By Pam Chai
It started with an acerbic opinion piece by journalist Stephen Vines in late February, describing his stay at Penny’s Bay quarantine centre as hellish and likening his room 173-02 to a prison cell.
Mr Vines criticised the hastily constructed modular units and mocked the palm tree motifs in some of the rooms. To round off his narrative he made a suitably sinister mention of the all-seeing CCTV and the loudspeakers “poised” to bark orders at inmates.
I was offended by his article. As a member of the Hong Kong Civil Aid Services, I have regularly taken on quarantine camp duties at Penny’s Bay, and before that at Chung Yeung Estate. I agree the quarantine camp can be improved, which is why every few weeks there are new directives from officers above, as they are continually tweaking operations in hopes of improving the experience of the occupants.
So given my experience, I would like to offer another view of Penny’s Bay Quarantine Camp. Yes, the whole camp was built at breakneck speed as at the beginning of the pandemic: we were all terrified by the daily infection numbers, watching the catastrophe unfolding in Italy, the United States, Brazil, etc. Most people in Hong Kong live in cramped surroundings so it is imperative to have temporary accommodation to contain the spread of the virus.
I, like many other Hongkongers, applaud the government for quickly cutting through the usual bureaucracy to build the 3,000-plus units at Penny’s Bay. I am sure if the government had spent extra money to upgrade the design and the fittings of the units then there would have been new headlines complaining of unnecessary public spending.
Mr Vines also described the room as tiny, despite en-suite rooms being the same size as most 3/4-star hotels; similar in size to some of the micro flats which have sold for a few million Hong Kong dollars. It is only tiny if compared to a fancy expat apartment.
I’ve never once heard the loudspeakers used to bark orders at the occupants. In fact, to deal with individuals who are hell-bent on exercising their individual rights to leave their room, my fellow CAS members and I must don suffocating PPE in the sweltering heat for regular walkabouts to remind our guests of the danger of socialising and the virulent nature of Covid.
I do concede that meals are not the most appetising but then mass catering is rarely inspiring. This is further complicated by the different dietary requirements: Halal, Muslim, Hindu, vegetarian (Chinese/Western). Since the number of occupants fluctuates so wildly, there can be an increase in the space of 48 hours from a few hundred occupants to over two thousand. Of course, the recent cases of food poisoning and poor hygiene by the caterer cannot be excused under any circumstances. But then again I have had friends suffer from dodgy oysters from five-star hotel buffets, so it is a hazard at even the most prestigious establishments.
Residents can call the camp hotline and order pot noodles, snacks, drinks, extra clothes (even underwear), bedding, personal toiletries, lip balm, sweets, cleaning material, clothes pegs, mop and buckets, data cards; the list goes on. I have on occasions manned the hotlines and we are at pains to treat all callers with courtesy and understanding, not least because we know that one bad experience will result in yet another social media lynching by a dissatisfied customer.
It is a shame that bad news gets all the attention, yet the gentle, appreciative residents are often the ones who shun publicity and instead just thank us quietly on the phone.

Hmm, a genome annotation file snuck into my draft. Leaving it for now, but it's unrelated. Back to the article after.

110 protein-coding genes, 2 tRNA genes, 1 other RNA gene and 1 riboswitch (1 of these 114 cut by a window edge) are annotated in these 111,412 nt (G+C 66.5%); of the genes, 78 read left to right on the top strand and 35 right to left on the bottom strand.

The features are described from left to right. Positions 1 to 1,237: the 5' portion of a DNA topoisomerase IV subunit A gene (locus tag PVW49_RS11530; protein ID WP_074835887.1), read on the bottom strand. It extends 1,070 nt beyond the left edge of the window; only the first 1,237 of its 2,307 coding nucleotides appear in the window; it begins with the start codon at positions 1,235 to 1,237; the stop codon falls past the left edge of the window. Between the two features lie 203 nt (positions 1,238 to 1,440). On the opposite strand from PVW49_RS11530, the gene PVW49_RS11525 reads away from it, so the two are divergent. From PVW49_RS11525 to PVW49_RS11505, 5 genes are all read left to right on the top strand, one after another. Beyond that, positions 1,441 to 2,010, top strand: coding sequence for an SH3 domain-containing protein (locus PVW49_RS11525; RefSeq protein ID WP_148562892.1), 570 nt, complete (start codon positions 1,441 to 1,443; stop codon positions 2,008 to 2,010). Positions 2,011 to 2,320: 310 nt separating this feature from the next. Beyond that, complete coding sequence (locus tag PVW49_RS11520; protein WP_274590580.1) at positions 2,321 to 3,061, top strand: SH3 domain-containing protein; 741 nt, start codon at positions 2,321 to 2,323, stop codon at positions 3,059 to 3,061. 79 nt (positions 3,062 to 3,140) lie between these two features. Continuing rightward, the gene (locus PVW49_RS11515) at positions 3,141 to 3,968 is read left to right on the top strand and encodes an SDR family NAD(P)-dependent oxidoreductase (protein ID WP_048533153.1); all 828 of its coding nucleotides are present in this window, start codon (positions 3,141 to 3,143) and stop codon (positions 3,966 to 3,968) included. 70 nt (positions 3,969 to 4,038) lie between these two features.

I would like to correct Mr Vines’ s assumption that we deliberately hold up the food delivered from outside by an hour so that it can match the tepid temperature of the camp-catered food. With a constant stream of family members delivering items for their detained loved ones, does he think we have the time or the means to deliberately log and delay such deliveries? The delay is simply due to the fact that we cannot keep up with the drop-offs.
Also, the tiresome process of photographing, logging, and authorising the deliveries is a precaution as occupants are all too quick to threaten us with exposure and complaints when their items are not delivered as they intended, even if it was a tub of melted ice cream which had slipped in without approval. The container was disposed of to minimise the mess but still the occupant lodged a complaint. So yes, sometimes the multi-steps of form filling and recording are a result of vocal, dissatisfied and unreasonable camp occupants.
Running a camp for 2,300 occupants is challenging, especially with staff who are predominantly part-timers with no previous experience nor training. We do our best with very short notice and guidance.
It is because Hong Kong has stuck rigidly with isolation and segregation that we have maintained relatively low infection rates, even with the arrival of the mutated virus which is now quickly dominating parts of England. Back to Mr Vines’s reference to prisoners being allowed out for fresh air, I am pretty sure prisons do not allow inmates infected with contagious viruses to venture out and mingle.
Covid is uncharted territory for everyone; there is no playbook for any government to follow so it is not surprising that mistakes are made. With hindsight, certain decisions such as the recent mass quarantine order were overcautious, but I think many of us would prefer being over-protected than run the risk of the fifth wave.
Every day we see horrific news scenes from India, and rising numbers of newly infected in previously lauded countries like Taiwan and Singapore.
This past year has shown us that we should be cautious and take all precautions with this virus. If the price is a few weeks of free spartan stay in your own room, then so be it.
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